In 2010: Unhappy but hopeful

One reason why I decided to reach out to younger generation Muslims on the Ayodhya verdict was because I had done a similar exercise after the 2010 High Court judgment which the Supreme Court has now overturned. The High Court had ordered a three-way division of the disputed site in which the central dome was given to the Hindu side. Though unhappy with the judgment, my Muslim interviewees at the time betrayed no anxiety about their futures, and none at all about their physical safety.  I wrote at the time1:

 "The educated post-technology generation, innocently young during the benumbing years of the Ram mandir movement, seemed disconnected from the issue… Conversations revealed an impatience to leave behind the past and embrace the future, however uncertain. There were complaints about biases, about being shut out of opportunities, about a sense of alienation. (Even so), the world ahead was better for the young than the violence and darkness of the past. Their parents would know: All that mattered to the community in the decade after December 6, 1992 was their personal safety."

The contrast between 2010 and 2019 could not have been starker. As I started on my second round of interactions, it occurred to me that 2010 and 2019 were separated by far more than the nine years between them. India in 2010 was not particularly protective of its Muslim citizens but it did not frighten and suffocate them. Prime Minister Narendra Modi's New India was large, hostile and ever present; it hovered over the community in a constant reminder that they existed at the pleasure of the state and majority Hindus. In 2010, no one I spoke to felt insecure about their citizenship. In 2019, that was the overwhelming feeling.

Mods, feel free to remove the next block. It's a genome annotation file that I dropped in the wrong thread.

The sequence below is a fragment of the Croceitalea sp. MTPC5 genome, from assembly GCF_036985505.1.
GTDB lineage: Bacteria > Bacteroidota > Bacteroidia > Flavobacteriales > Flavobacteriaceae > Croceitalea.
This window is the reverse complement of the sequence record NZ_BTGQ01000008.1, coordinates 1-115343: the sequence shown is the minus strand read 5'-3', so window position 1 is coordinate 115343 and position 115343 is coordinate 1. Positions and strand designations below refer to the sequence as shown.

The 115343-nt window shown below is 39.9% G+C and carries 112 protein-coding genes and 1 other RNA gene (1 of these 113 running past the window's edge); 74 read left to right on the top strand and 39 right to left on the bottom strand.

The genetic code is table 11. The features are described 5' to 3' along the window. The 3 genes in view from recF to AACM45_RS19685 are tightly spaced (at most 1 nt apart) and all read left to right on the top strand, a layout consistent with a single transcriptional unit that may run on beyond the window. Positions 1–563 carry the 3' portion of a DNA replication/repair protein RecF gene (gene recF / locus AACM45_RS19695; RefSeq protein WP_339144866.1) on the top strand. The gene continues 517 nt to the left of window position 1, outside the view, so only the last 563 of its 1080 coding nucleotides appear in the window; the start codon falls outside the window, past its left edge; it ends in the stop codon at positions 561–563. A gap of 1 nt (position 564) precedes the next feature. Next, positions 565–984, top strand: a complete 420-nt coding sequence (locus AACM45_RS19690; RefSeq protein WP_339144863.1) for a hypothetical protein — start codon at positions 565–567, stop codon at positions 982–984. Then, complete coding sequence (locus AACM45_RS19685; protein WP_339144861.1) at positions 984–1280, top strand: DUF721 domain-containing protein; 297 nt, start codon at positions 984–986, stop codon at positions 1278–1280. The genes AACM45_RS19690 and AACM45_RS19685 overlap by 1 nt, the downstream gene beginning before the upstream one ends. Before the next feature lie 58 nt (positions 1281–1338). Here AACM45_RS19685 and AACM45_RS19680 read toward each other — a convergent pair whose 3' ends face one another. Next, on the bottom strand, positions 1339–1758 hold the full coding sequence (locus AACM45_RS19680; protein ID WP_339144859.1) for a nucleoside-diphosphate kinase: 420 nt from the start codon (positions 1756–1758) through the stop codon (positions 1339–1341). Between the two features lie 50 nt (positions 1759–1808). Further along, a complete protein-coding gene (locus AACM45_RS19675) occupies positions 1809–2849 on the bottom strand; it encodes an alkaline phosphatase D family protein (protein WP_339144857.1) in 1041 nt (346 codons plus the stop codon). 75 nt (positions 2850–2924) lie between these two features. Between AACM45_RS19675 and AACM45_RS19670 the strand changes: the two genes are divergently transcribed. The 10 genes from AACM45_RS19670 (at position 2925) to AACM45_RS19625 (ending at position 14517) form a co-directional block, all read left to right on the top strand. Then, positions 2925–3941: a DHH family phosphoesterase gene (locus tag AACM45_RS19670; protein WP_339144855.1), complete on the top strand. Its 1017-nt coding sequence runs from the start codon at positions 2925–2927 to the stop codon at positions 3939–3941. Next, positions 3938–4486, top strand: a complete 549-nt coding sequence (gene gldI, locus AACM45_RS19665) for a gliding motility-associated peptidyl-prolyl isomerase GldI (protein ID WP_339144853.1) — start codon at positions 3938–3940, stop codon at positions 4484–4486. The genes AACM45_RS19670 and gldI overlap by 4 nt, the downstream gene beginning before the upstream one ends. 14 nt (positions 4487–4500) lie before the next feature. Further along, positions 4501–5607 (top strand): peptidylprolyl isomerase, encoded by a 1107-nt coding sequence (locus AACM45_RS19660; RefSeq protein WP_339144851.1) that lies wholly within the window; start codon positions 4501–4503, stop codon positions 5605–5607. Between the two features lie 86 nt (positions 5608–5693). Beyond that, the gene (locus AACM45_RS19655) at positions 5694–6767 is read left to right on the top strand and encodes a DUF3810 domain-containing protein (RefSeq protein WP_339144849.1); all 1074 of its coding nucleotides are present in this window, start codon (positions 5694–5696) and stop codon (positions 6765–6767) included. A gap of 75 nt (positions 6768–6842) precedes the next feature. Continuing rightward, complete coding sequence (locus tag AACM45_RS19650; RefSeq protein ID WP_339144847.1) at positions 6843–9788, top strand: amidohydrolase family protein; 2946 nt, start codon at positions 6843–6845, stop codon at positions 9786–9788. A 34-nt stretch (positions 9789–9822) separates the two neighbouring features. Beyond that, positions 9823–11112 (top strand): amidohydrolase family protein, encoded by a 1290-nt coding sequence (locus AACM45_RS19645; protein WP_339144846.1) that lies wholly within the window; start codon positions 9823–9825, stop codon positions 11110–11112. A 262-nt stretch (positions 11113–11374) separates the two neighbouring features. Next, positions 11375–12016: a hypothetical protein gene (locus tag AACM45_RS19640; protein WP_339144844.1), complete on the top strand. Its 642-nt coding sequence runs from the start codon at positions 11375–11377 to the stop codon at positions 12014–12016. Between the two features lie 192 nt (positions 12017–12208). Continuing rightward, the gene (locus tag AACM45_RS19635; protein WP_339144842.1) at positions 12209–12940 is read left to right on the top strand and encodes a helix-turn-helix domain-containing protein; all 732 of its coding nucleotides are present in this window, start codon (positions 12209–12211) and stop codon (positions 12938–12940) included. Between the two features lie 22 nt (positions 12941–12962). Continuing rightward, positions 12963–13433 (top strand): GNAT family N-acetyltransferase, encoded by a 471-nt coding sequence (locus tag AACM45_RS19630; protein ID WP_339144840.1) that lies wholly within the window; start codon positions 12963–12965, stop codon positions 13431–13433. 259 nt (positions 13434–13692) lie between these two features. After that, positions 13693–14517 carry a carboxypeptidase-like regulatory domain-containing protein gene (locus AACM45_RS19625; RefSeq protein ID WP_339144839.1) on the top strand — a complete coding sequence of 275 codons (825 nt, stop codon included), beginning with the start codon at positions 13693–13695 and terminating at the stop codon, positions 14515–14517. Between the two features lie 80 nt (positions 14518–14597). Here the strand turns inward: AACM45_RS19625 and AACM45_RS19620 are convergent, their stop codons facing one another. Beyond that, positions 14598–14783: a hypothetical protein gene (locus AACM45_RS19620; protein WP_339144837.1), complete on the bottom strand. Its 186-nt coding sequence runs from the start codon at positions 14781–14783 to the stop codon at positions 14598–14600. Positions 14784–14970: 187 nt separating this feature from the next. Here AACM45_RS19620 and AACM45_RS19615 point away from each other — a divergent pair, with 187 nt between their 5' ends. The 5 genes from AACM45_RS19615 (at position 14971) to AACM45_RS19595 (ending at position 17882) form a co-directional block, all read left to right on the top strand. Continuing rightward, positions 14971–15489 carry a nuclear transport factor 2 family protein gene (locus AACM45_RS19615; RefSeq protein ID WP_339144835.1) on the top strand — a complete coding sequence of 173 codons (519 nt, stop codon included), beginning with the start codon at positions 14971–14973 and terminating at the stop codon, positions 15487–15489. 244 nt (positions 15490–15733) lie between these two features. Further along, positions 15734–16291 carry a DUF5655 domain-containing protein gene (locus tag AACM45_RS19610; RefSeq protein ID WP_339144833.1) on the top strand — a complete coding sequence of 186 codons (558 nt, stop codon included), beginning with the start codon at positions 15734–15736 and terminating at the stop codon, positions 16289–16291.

Like in 2010, the cross-section of Muslims I interviewed in 2019 constituted a generation that was completely invested in India. Unlike their parents and grandparents who carried the angst of post-Partition separation, the younger Muslim men and women had no interest in Pakistan, let alone feel any affinity to it. Few had the resources to go abroad and so their dreams, futures and sense of self-worth were all tied to the only country they knew as home. For all that, in the past six years, there was never a time when this young, aspirational section did not feel excluded and discriminated against, their rights and freedoms under increasing assault, and a gnawing fear in their bellies each time they stepped out. A spate of killings of Muslims for being Muslim – Mohammad Akhlaq2, Junaid Khan3, Pehlu Khan4 and many more had been lynched only because they were Muslim –  had instilled a fear of the public space in the Muslim mind.